Clearly, Zosimos was a careful observer who thought deeply about what he witnessed experimentally. Follower of David Teniers II. John of Rupescissa or Jean de Roquetaillade was born about in the Auvergne, in central France; he attended the University of Toulouse and then became a Franciscan friar. In doing so he was influenced by the ideas of a branch of the order known as the Spirituals, who opposed the increasing institutionalization of the Franciscan order as it grew, claiming that it had abandoned the ideals and rule of its founder, St.

Francis of Assisi. The Spirituals, who saw themselves as the true followers of St.

Francis, embraced radical poverty and fiercely criticized church hierarchy and the more mainstream Conventual Franciscans. The Spirituals were also caught up in apocalyptic fervor and a fondness for prophecies, believing that the Antichrist was about to appear.

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It might seem incongruous that a man so fervently committed to the ideal of poverty would also devote himself to finding the secret of making gold. Yet at the start of his Book of Light , written about , John states clearly why he studied chrysopoeia and why he decided to write about it. I considered the coming times predicted by Christ in the Gospels, namely, of the tribulations in the time of the Antichrist, under which the Roman Church shall be tormented and have all her worldly riches despoiled by tyrants.

My intention is to be helpful to the good of the holy Roman Church and briefly to explain the whole truth about the Stone. True to his Spiritual Franciscan views, John says that the tribulation of the Antichrist is at hand, and that the church will need every form of help to withstand it; that help includes alchemy. John was not the only Franciscan who thought this way. The same concern about the coming of the Antichrist lay behind much of what Roger Bacon—also a Franciscan friar—wrote to the pope about sixty years earlier: the church will need mathematical, scientific, technological, medical, and other knowledge to resist and survive the assault of the Antichrist.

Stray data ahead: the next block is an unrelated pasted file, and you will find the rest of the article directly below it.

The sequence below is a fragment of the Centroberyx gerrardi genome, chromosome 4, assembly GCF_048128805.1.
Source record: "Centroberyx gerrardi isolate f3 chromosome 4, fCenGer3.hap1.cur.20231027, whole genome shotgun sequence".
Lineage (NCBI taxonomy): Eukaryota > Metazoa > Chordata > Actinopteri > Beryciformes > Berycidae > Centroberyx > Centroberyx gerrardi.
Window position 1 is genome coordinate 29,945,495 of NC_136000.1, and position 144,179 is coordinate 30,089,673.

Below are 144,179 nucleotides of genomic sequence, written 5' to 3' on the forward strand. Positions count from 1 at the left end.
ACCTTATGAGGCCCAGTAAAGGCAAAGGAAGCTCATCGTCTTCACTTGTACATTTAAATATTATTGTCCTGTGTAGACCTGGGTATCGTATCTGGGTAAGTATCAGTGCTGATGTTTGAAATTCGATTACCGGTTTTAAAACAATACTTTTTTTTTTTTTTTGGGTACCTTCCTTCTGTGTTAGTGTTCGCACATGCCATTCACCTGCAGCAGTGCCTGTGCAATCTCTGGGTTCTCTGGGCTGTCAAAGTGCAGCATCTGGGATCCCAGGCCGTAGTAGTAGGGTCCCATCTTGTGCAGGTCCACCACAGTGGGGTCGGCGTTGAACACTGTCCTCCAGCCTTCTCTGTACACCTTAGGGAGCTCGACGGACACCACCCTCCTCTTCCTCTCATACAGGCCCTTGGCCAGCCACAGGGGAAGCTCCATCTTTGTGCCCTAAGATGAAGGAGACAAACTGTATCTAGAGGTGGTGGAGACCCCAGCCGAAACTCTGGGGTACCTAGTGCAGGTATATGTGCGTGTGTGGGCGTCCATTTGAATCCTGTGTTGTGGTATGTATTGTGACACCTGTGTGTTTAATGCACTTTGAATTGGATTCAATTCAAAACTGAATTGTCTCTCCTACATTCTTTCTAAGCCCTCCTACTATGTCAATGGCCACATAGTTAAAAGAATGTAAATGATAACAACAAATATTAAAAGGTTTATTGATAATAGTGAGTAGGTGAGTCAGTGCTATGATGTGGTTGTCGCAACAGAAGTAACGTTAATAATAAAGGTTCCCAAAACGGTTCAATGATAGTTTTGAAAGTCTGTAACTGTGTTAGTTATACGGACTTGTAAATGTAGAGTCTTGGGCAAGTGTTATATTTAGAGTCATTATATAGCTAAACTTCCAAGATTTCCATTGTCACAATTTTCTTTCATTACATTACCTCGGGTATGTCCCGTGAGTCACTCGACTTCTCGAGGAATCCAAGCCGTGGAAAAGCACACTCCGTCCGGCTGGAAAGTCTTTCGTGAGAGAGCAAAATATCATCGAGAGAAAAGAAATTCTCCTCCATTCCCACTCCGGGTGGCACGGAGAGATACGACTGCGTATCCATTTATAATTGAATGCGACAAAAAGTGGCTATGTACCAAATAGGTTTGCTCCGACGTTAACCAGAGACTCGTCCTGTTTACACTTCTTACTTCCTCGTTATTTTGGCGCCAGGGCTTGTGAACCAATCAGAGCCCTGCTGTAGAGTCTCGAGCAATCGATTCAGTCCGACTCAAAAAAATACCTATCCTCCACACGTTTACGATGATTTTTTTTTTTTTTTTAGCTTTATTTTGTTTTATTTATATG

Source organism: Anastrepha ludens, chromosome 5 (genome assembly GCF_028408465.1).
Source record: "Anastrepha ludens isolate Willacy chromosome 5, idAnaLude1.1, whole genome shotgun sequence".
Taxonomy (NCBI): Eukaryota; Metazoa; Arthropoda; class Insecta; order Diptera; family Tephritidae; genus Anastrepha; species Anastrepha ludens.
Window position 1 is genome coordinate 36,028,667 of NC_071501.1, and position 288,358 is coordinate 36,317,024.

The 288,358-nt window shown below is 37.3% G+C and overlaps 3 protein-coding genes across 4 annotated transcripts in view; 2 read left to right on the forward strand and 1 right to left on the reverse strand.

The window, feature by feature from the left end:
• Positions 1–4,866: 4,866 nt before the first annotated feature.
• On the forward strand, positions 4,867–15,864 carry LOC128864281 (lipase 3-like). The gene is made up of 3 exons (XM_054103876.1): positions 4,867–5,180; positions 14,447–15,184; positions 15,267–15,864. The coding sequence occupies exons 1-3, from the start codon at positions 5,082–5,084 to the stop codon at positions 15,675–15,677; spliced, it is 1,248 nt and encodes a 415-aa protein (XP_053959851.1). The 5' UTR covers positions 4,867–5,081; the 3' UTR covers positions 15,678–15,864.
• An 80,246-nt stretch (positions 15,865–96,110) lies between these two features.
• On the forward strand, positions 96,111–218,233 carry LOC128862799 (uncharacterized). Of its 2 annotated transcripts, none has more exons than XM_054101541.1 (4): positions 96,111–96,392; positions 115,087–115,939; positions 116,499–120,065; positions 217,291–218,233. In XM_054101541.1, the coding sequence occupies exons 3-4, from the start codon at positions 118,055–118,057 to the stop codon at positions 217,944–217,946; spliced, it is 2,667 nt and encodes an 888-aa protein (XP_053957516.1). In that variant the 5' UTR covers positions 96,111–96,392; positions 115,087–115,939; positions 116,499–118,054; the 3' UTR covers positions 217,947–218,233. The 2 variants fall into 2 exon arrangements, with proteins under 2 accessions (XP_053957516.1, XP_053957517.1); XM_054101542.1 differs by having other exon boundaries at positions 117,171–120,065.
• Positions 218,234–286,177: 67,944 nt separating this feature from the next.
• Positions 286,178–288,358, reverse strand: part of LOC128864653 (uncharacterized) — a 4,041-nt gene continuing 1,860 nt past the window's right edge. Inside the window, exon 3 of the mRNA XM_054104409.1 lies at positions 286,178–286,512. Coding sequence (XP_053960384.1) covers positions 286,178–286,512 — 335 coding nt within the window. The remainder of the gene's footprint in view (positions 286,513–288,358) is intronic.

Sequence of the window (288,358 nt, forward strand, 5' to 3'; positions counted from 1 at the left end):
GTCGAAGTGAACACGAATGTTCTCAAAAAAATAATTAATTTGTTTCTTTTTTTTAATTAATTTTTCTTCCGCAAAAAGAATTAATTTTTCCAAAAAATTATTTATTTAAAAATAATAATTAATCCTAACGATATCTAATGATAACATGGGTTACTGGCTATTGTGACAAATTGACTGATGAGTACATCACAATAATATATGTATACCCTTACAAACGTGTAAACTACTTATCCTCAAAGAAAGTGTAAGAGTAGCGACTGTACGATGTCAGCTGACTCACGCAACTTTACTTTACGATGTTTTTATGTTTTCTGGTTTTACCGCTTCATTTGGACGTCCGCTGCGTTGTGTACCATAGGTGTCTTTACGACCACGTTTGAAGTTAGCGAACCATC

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We are well familiar with the use of science and technology for national security; in the case of John and Roger, we find a medieval precedent that includes alchemy as a means of ecclesiastical security. So there you have it. To the best of my knowledge, sometime around the late 13th century as the process of distillation became more refined and purer spirits were possible, the term "aqua vitae" became popular among European chemists. The unrelated term "alcohol" did not come into use until the 16th century.

This comes from the Greek "kohl" referring to a finely powdered form of antimony trisulphide used as eye makeup in antiquity. Arabic added their "al" prefix for "al-kohl". It then became a term for very fine powder. Then a fine part of anything. Then anything you pulverized or distilled.

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In the mids, Paracelsus Philippus Aureolus Theophrastus Bombastus von Hohenheim to his pals is used "alkohol vini" or "the subtle part of wine" to refer to spirits distilled from wine. The "vini" wine part was dropped, and we have the modern "alkohol". Etymologically unrelated to "aqua vitae". Sign up to join this community. The best answers are voted up and rise to the top. Home Questions Tags Users Unanswered. What is the earliest known reference to the phrase 'water of life'? Ask Question. Asked 2 years, 6 months ago. Active 2 years, 6 months ago. Viewed times. Latin - Aqua Vitae French - Eau de Vie Gaelic - Uisce Betha As a hobbyist in fine alcohol I'm curious of both the earliest known reference to this phrase, as well as it's likely origins, but the best I can come up with is 'likely much earlier than the Medieval period' from Wikipedia.